Maxell SuperDisk

This could be the storage solution for the average home PC user. The SuperDisk drive comes as an internal drive (replacing your old floppy drive) or it can be added as an external drive and is totally read-and-write compatible with the floppies you're already using. Each SuperDisk diskette will store up to 120MB of data or 83 times the capacity of a 1.44 floppy disk. Maxell claims the SuperDisk is perfect for storing large files, data transfer, and multimedia presentations.
 
 

Sony introductions

A very impressive demo of Sony's new VAIO micro notebook has an integrated video camera in the lid. What can you do with this? Pop up the top and with the right connection, you can video conference. Or, you can use the camera to shoot and store still images. It had been on the market for five weeks (as of last November 15th) and will reach the U.S. sometime this year.

 Sony also had a large display of devices using their so-called "Memory Stick" flash ROM form factor. Smaller than a stick of chewing gum, these Memory Sticks can be used to capture digital photos, sound or data. Then the stick can be inserted in a PC, cell phone, headset — whatever — to play back. Reportedly Fujitsu, Sharp, Olympus and Aiwa are supporting this new storage medium.
 
 

DVD

Digital versatile disk technology is ideal for running high-quality video but, in my view, the ability to add high-capacity storage environment to your system will be a real plus. Rewritable DVDs with multigigabyte capacities are on the near horizon. DVD-ROM drives are creeping up in speed and down in price according to those I talked to. The only bottleneck appears to be a standards war, yet to be settled, among rewritable DVD drive manufacturers with four formats competing against one another. Rewritable DVDs also face steep competition from recordable CD drives which are starting to proliferate.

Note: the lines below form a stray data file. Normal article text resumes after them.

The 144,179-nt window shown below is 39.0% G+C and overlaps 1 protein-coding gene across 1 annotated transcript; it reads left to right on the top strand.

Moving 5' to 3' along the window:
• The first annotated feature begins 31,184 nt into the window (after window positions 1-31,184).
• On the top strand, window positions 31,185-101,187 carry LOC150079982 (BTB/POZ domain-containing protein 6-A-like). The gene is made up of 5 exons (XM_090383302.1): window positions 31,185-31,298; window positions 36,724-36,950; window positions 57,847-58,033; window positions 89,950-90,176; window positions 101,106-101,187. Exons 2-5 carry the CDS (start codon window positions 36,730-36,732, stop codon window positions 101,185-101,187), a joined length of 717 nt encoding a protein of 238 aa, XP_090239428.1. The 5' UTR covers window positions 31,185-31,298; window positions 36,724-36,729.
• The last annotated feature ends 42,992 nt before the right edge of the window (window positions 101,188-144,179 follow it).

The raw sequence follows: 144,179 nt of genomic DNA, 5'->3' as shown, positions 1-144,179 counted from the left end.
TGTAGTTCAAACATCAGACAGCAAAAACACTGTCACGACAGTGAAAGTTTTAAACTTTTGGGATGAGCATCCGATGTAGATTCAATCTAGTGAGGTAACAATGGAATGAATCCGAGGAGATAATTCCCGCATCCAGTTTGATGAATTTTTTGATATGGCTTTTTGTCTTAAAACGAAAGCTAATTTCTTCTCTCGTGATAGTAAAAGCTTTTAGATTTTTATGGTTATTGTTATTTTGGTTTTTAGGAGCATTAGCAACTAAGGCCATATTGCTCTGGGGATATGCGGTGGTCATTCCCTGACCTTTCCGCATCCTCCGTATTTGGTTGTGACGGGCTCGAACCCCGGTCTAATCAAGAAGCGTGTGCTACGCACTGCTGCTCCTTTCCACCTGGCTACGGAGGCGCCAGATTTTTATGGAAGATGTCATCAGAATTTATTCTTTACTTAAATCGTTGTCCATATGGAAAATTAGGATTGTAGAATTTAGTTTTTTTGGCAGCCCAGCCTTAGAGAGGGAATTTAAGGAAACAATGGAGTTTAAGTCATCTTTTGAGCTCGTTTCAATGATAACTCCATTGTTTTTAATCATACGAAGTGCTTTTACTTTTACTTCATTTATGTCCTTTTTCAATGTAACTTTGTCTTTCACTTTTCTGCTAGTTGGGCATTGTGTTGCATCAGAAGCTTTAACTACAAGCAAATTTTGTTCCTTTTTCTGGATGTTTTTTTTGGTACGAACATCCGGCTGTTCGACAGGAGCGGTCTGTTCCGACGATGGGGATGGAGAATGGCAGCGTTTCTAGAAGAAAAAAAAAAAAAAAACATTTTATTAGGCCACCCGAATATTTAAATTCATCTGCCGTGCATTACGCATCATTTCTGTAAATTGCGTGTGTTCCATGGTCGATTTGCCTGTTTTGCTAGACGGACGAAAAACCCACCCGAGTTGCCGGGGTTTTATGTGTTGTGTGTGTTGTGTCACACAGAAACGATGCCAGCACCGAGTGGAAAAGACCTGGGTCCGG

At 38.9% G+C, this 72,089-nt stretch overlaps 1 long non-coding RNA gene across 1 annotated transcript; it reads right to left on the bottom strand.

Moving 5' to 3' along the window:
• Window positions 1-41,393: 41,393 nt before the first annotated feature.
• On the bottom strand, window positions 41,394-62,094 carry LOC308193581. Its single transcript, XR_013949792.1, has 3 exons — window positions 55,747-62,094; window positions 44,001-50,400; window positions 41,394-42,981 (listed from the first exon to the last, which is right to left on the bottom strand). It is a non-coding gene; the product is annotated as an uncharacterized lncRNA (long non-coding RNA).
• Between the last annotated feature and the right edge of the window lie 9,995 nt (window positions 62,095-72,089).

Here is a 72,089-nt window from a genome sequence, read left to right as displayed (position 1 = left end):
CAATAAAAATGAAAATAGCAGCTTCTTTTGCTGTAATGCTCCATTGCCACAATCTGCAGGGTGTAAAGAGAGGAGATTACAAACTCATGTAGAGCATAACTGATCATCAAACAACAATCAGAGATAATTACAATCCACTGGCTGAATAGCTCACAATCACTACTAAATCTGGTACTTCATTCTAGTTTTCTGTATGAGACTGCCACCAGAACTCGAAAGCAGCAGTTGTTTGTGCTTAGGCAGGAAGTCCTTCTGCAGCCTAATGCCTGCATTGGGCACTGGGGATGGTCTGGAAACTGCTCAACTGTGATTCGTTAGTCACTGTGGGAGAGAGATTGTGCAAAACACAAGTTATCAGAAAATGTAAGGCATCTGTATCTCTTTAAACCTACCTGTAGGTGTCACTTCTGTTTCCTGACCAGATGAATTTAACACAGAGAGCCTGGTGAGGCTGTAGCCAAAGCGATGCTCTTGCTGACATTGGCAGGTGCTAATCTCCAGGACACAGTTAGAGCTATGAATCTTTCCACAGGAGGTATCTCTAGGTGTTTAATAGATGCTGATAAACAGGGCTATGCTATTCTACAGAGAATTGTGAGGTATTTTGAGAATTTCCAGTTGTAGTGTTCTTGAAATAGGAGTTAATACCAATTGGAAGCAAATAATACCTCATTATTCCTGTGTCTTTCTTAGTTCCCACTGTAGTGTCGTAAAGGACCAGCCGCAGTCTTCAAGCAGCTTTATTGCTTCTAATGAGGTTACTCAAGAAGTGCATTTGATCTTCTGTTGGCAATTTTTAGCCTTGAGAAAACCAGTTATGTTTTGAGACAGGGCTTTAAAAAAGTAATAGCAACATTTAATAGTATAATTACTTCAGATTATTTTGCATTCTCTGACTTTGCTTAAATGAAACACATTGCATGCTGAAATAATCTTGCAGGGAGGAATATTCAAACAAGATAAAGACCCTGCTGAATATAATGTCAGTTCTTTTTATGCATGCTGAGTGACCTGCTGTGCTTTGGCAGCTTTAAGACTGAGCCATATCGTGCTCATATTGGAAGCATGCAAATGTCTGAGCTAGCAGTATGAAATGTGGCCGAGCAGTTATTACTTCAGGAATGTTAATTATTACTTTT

PC microphone headsets

With the proliferation of speech recognition software entering the market, numerous manufacturers were displaying microphone headsets for communicating to your PC. In fact, I was amazed at the number of models/configurations on display at each vendors booth. To meet the demands of speech recognition applications, all these units feature noise canceling technology to deliver clear, articulate speech input in noisy environments. Most units featured head-mounted microphones to position the mike in near proximity to the user's mouth to ensure the consistent input signal required for accurate speech recognition. These devices appear to be ultra-light weight for comfortable use for long periods of time. For practical use, I recommend a unit with an on/off switch located about hip level when sitting — which will allow you to quickly turn off the mike when answering the phone or other interruptions when dictating. Emkay demonstrated a neat RF wireless headset which allows the user to move around the office up to 25 feet away from your PC. 

OmniPage Pro 9.0

Caere's newest version of OmniPage Pro claims overall improved OCR accuracy (99 percent character accuracy on good quality original documents). New with version 9.0 is support for color documents, the ability to identify and maintain tables and save as tables in WordPerfect and MS Word documents, improved recognition of spreadsheets and enhanced format preservation.
 
 

Voice recognition software